The Pittsburgh Steelers' draft strategy is taking shape. They are traveling the country at various pro days, spending significant time with cornerback Mackensie Alexander in Clemson and cornerback William Jackson III in Houston. Mike Tomlin even tried icing FSU kicker Roberto Aguayo between 50-yard attempts. Pre-draft visits have begun, including Duke defensive back Jeremy Cash. Here's to guessing the Steelers visit West Virginia's pro day next week to check out safety Karl Joseph.
However, nothing the Steelers do in the next month will be as important as the development of outside linebacker Bud Dupree, the No. 22 overall pick in last year's draft who played valuable snaps in 2015 but couldn't avoid his collision with the rookie wall. Despite a few bright moments, Dupree went sackless in his final 10 games (he had four total sacks in 2015). "I feel I could have had way more sacks," Dupree said. "My expectations are high," Dupree told me late last season. "I felt I should have had more sacks, should have made more plays."
That feeling should carry Dupree through the offseason at a critical time for the Steelers' defense. Yes, Pittsburgh needs corners. They need a safety, too. But at least there are three defensive backs expected to be starting for the next few years -- William Gay, Mike Mitchell and Senquez Golson. At No. 25 overall, there's no guarantee the team will get one of the draft's top-three corners. Trading up isn't the Steelers' style.
At Dupree's outside linebacker spot, Jarvis Jones enters the final year of his rookie contract with hardly a guarantee the team will pick up his fifth-year option, James Harrison is 37 and unconfirmed to return for a 14th season. Arthur Moats is a valuable rotation rusher but not expected to start long term.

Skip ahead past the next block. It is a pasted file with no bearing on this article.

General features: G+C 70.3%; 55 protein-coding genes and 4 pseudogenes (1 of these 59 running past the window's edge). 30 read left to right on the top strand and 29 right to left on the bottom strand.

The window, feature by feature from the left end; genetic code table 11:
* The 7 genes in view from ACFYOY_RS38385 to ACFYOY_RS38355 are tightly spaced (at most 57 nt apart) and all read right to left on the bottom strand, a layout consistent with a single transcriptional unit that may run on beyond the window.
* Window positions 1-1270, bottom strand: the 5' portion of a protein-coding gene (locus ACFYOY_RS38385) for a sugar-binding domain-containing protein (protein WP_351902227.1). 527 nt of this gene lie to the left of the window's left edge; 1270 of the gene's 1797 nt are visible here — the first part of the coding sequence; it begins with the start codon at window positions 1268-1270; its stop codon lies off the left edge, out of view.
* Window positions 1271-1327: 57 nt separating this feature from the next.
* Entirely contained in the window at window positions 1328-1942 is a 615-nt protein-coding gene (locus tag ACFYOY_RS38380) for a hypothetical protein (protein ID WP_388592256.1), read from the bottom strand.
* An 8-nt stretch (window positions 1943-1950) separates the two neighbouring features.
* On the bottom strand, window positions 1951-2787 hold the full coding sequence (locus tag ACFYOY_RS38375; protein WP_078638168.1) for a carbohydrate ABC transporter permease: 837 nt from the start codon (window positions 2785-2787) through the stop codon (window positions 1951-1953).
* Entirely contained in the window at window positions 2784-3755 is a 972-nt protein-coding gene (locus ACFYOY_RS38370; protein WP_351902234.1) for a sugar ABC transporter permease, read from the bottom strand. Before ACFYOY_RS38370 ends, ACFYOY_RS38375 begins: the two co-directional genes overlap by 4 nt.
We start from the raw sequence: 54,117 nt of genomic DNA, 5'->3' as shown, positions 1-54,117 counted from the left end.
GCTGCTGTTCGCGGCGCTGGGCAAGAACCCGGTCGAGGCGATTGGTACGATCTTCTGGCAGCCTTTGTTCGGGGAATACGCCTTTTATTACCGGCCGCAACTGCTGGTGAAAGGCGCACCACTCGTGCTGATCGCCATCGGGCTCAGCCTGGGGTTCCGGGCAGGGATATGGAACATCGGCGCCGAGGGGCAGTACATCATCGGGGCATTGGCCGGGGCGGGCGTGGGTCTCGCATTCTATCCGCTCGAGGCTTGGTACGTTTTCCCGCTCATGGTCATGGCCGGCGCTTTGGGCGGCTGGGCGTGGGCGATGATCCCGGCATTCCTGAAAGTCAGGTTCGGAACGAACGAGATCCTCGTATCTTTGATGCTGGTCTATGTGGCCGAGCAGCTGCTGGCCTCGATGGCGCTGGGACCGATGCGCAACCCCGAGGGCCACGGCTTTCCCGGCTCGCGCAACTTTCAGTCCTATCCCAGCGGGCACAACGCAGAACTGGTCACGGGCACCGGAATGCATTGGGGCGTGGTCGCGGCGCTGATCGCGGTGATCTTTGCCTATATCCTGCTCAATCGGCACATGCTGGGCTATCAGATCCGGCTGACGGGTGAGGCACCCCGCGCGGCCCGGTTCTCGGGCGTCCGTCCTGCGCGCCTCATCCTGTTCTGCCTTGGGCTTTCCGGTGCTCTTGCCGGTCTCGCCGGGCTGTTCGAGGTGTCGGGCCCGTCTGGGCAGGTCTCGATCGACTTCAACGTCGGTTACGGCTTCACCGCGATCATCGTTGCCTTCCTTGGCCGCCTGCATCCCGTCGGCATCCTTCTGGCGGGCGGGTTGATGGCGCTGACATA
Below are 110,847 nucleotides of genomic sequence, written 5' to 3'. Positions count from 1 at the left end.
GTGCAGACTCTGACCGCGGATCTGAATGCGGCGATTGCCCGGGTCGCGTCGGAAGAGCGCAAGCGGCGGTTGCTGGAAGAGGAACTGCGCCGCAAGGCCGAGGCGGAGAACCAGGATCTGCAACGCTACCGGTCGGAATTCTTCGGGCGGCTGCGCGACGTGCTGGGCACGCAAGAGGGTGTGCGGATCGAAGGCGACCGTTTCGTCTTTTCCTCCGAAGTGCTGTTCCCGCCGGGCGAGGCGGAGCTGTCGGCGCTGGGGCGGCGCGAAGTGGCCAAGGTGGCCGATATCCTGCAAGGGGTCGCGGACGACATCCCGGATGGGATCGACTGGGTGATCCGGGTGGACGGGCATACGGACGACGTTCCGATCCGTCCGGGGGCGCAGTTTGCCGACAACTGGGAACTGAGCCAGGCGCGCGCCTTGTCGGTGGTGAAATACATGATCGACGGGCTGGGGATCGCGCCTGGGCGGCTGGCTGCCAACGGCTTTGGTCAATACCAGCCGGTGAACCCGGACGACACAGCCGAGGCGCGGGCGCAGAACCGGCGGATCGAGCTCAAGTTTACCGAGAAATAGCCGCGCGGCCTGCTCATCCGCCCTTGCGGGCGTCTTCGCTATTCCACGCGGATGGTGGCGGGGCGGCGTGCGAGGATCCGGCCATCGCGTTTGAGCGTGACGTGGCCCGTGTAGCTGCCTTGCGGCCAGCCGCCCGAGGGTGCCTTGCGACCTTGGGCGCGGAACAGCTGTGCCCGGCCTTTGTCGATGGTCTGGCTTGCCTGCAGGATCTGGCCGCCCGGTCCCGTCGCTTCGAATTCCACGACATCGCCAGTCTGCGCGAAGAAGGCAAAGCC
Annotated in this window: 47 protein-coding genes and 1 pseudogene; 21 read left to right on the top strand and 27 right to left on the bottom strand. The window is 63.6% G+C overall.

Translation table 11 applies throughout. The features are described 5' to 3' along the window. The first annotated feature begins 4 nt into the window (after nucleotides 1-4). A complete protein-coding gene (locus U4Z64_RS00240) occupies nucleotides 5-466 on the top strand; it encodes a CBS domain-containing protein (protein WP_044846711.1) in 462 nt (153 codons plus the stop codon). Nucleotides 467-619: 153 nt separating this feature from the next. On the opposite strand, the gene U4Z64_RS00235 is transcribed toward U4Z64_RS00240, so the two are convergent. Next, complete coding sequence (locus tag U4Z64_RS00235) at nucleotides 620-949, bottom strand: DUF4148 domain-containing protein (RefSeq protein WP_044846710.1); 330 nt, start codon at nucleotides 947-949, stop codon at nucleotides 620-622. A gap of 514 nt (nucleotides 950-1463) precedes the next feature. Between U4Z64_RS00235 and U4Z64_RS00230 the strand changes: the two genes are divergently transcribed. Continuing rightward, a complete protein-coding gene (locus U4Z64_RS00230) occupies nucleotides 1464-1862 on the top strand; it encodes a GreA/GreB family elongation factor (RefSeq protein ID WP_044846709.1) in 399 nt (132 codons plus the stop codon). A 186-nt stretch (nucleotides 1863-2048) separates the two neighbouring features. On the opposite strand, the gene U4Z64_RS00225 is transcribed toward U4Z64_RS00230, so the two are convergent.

The Dupree experiment has to work, more so than any other piece on the defense. The consensus was Dupree "fell" to the Steelers at No. 22 overall. If Dupree's truly a top-15 talent, the next two years will set the stage for his transition from role player to anchor.
Dupree seems eager to accept the challenge, telling Steelers.com he's training for explosion this offseason and spending time in a hyperbaric chamber to enhance endurance.
"I try to use my get-off as an advantage and my speed and quickness," Dupree said. "I try to be the most explosive person on the field. I want to work on getting faster, stronger."
During the season, Dupree seemed bummed he couldn't train for live NFL action as much as he'd hoped, immersed in a world of 40-yard dashes and three-cone drills until May.
Now that Dupree has a full slate, let's see what he can do with Year 2. Last season, Dupree showed his combination of strength and speed but also had moments where he was flushed out of a play. Often, tackles would force him far wide, and suddenly he's nowhere near the action. Part of Dupree's training will likely include the refinement of counter moves and the one trait that makes many pass-rushers so great -- bend-ability off the edge.